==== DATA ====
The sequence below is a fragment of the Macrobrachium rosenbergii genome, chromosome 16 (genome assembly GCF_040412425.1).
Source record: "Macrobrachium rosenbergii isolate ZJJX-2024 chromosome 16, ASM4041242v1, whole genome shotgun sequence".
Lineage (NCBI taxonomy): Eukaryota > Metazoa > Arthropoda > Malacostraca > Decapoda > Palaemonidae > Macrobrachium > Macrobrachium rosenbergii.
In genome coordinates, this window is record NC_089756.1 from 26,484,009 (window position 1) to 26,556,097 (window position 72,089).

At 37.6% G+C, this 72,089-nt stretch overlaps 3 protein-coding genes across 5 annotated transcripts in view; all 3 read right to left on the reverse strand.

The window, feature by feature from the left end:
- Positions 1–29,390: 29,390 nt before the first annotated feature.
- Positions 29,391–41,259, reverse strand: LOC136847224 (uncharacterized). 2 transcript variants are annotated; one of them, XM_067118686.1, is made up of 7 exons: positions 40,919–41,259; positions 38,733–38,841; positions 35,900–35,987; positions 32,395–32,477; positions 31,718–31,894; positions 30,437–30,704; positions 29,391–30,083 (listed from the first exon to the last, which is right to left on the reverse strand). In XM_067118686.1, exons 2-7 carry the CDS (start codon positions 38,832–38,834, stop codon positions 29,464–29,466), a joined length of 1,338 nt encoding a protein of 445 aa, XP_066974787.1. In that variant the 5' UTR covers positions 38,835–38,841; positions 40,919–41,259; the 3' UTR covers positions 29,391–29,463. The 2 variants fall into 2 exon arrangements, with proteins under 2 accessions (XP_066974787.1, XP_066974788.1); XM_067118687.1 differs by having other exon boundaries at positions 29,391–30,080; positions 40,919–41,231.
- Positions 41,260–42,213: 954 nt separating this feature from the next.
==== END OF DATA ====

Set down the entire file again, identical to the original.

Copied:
The sequence below is a fragment of the Macrobrachium rosenbergii genome, chromosome 16 (genome assembly GCF_040412425.1).
Source record: "Macrobrachium rosenbergii isolate ZJJX-2024 chromosome 16, ASM4041242v1, whole genome shotgun sequence".
Lineage (NCBI taxonomy): Eukaryota > Metazoa > Arthropoda > Malacostraca > Decapoda > Palaemonidae > Macrobrachium > Macrobrachium rosenbergii.
In genome coordinates, this window is record NC_089756.1 from 26,484,009 (window position 1) to 26,556,097 (window position 72,089).

At 37.6% G+C, this 72,089-nt stretch overlaps 3 protein-coding genes across 5 annotated transcripts in view; all 3 read right to left on the reverse strand.

The window, feature by feature from the left end:
- Positions 1–29,390: 29,390 nt before the first annotated feature.
- Positions 29,391–41,259, reverse strand: LOC136847224 (uncharacterized). 2 transcript variants are annotated; one of them, XM_067118686.1, is made up of 7 exons: positions 40,919–41,259; positions 38,733–38,841; positions 35,900–35,987; positions 32,395–32,477; positions 31,718–31,894; positions 30,437–30,704; positions 29,391–30,083 (listed from the first exon to the last, which is right to left on the reverse strand). In XM_067118686.1, exons 2-7 carry the CDS (start codon positions 38,832–38,834, stop codon positions 29,464–29,466), a joined length of 1,338 nt encoding a protein of 445 aa, XP_066974787.1. In that variant the 5' UTR covers positions 38,835–38,841; positions 40,919–41,259; the 3' UTR covers positions 29,391–29,463. The 2 variants fall into 2 exon arrangements, with proteins under 2 accessions (XP_066974787.1, XP_066974788.1); XM_067118687.1 differs by having other exon boundaries at positions 29,391–30,080; positions 40,919–41,231.
- Positions 41,260–42,213: 954 nt separating this feature from the next.